Rising star causes Palestinian-Israeli soccer conflict

Khatib takes Premier League by storm after Banin brings him to Hapoel Haifa; move contested by Palestinian club.

ALI KHATIB and coach Tal Banin 370 (photo credit: Hapoel Haifa website)
ALI KHATIB and coach Tal Banin 370
(photo credit: Hapoel Haifa website)
It would be the understatement of the year to say that Ali Khatib was unknown to even the most avid Israeli soccer fan just one month ago.
That is hardly surprising when you consider that after coming through the Hapoel Haifa youth system, the 22-year-old Shfar’am native was left to pursue his soccer dreams in the doldrums of the local game, ending up at third division Ironi Shlomi/Nahariya in 2008.
Khatib’s career was once more up in the air in the summer of 2009 following Shlomi/Nahariya’s automatic relegation to the fifth and last division in June of that year due to a match-fixing conviction.
With few options in Israel, Khatib eventually made a decision which changed his life forever and has seen him go from complete anonymity to international headlines.
Khatib accepted an offer from east Jerusalem club Jabal Al Mukaber, which plays in the 10-team West Bank Premier League run by the Palestinian Football Association.
He was one of a growing number of Arab-Israeli players seeking their fortunes in the West Bank, and as one of the stars of his team, which won the championship in 2010, he was also among its top earners, making in the region of NIS 15,000 a month.
He even went on to represent the Palestinian national team, which is part of the Asian Football Confederation, scoring two goals in six appearances, while also playing in the side’s 2014 World Cup qualification campaign.
Khatib’s performances for the Palestinians went completely unnoticed in Israel, but he eventually got his chance courtesy of an old friend.
With little budget at his disposal and a desperate need to strengthen his squad, Hapoel Haifa coach Tal Banin asked 20-year-old midfielder Ahad Azam if he could recommend one of his former teammates from his time in Haifa’s youth department.
Azam suggested Banin take a look at Khatib, who also appeared for Hilal al-Quds in the West Bank league, and after watching several clips on YouTube, the first-year head coach called the left-footed midfielder and asked him to come in for a trial after being told he was available.
“After 10 minutes I had seen enough,” Banin said of the trial. “There are players everywhere, you just need to find them.”
The problem is, Jabal Al Mukaber says it deserves a finder’s fee, claiming that Khatib is under contract at the club and wasn’t free to move to Haifa.
The Palestinian club turned to the District Court in Tel Aviv to prevent Khatib from playing for Haifa, but it had its petition rejected on the last day of January and vowed to complain to FIFA.
The Palestinian-Israeli soccer conflict has attracted attention from around the world, but the Israel Football Association says Jabal Mukaber has no claim.
According to the IFA, Khatib has been registered as a player in the Israeli leagues since the 2001/02 season and there has never been any request made by the Palestinian association for an international release, supervised by FIFA.
In fact, the PFA may be in hot water itself if it allowed Khatib to play in its league without permission from the IFA, which is what the player is claiming, saying that he joined Jabal Mukaber without a release form, agreeing to an oral contract.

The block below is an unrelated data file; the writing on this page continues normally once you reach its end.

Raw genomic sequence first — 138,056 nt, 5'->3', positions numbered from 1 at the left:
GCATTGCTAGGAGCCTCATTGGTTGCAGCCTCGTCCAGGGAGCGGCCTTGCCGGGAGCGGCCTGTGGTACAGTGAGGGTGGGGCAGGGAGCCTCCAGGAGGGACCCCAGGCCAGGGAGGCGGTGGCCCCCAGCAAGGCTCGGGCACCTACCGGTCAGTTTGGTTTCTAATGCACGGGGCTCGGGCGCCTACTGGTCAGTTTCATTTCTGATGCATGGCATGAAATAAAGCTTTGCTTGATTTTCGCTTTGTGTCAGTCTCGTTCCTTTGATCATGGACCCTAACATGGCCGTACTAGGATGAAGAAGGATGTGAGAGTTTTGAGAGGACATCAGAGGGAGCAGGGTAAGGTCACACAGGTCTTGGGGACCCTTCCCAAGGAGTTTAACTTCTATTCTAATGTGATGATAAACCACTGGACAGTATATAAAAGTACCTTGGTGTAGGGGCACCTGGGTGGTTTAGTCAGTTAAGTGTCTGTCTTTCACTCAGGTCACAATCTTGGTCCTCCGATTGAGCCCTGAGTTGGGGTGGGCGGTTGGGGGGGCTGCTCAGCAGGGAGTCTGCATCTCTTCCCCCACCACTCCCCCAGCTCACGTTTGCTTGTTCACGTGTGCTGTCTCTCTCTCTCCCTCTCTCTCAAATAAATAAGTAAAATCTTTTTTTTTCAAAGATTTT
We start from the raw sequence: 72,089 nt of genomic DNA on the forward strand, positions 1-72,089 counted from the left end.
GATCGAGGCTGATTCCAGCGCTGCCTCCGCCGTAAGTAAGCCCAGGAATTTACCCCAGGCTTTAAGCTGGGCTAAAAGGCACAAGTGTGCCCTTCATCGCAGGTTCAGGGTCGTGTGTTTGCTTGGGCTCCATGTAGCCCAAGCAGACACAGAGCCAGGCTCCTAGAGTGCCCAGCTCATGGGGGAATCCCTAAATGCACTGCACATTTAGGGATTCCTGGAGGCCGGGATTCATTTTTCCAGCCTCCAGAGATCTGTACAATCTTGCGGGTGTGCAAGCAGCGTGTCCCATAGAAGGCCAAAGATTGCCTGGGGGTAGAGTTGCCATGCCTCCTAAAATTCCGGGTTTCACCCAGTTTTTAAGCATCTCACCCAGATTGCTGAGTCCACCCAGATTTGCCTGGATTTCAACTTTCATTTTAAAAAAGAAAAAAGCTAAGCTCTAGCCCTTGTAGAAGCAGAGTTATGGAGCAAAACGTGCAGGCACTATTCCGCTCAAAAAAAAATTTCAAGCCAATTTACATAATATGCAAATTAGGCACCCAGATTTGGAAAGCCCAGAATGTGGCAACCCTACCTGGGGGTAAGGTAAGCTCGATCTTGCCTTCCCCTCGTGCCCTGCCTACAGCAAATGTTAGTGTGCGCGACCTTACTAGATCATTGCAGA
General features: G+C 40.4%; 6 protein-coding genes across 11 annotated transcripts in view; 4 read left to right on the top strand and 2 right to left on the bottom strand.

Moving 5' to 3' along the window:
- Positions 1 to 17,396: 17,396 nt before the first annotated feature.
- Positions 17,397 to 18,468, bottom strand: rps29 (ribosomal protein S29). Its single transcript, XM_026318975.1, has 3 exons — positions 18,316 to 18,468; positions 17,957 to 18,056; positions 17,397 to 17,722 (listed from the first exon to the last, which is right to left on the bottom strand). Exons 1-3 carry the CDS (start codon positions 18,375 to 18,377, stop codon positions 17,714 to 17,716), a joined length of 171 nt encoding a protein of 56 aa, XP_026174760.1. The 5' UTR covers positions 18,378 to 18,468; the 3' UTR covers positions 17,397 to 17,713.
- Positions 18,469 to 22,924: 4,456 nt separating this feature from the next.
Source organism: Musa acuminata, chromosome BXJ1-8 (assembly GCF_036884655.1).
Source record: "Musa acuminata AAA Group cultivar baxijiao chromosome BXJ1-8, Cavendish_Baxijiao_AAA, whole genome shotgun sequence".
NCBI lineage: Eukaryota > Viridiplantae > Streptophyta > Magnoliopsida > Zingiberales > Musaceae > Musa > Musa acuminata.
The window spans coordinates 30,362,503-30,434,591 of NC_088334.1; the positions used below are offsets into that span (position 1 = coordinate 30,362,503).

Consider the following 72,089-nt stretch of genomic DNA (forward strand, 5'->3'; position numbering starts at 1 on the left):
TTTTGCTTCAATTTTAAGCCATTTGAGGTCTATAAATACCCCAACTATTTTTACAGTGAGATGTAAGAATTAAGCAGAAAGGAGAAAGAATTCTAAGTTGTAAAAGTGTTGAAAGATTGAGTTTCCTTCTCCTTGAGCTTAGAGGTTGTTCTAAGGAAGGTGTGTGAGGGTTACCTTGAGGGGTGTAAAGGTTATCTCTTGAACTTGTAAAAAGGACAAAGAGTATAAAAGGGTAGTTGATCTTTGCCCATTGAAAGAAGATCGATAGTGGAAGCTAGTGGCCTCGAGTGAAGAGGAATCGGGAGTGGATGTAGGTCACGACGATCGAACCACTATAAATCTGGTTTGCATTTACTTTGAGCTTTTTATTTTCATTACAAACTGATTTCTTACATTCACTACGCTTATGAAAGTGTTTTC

Only two things seem certain at the moment: we haven’t heard the last of this dispute and Khatib is a far better player than anyone had ever predicted.
Khatib has taken the league by storm, coming off the bench to make his debut against Maccabi Netanya on January 28 and starting in each of Haifa’s last five league matches.
He has already scored four goals, playing an integral part in Haifa’s recent revival, with the struggling team losing just once in the six matches Khatib has been involved in, winning its past three to climb to 11th place in the standings, three points above the relegation zone.
“I played in the Palestinian league because I had no team in Israel,” Khatib told media two weeks ago. “I didn’t want to play in the third division in Israel and had an offer from the Palestinian team so I went there.
“I played in front of 20,000 fans in the Palestinian league and now I want to help Haifa stay in the league.
“I hope that in the future I will also be able to play for the Israel national team.”
Considering Haifa’s recent form, there is a good chance Khatib will be granted his first wish.
However, representing the blue-and- white will likely be far more complicated.
Players are generally not allowed to switch nationalities if they have made senior appearances for one FIFA-recognized country in competitive fixtures, something Khatib has done with the Palestinian national team.
However, he can draw some encouragement from the case of Paris Saint-Germain midfielder Thiago Motta, who received special permission from FIFA to represent Italy despite previously appearing for Brazil in competitive fixtures.
First things first, however, with Khatib still needing to build on his impressive start at Haifa before Israel coach Eli Gutman even begins to consider getting IFA officials to see what can be done.
But after all that has transpired in the first month of his Premier League career, anything seems possible for Khatib, including becoming an Israel international.
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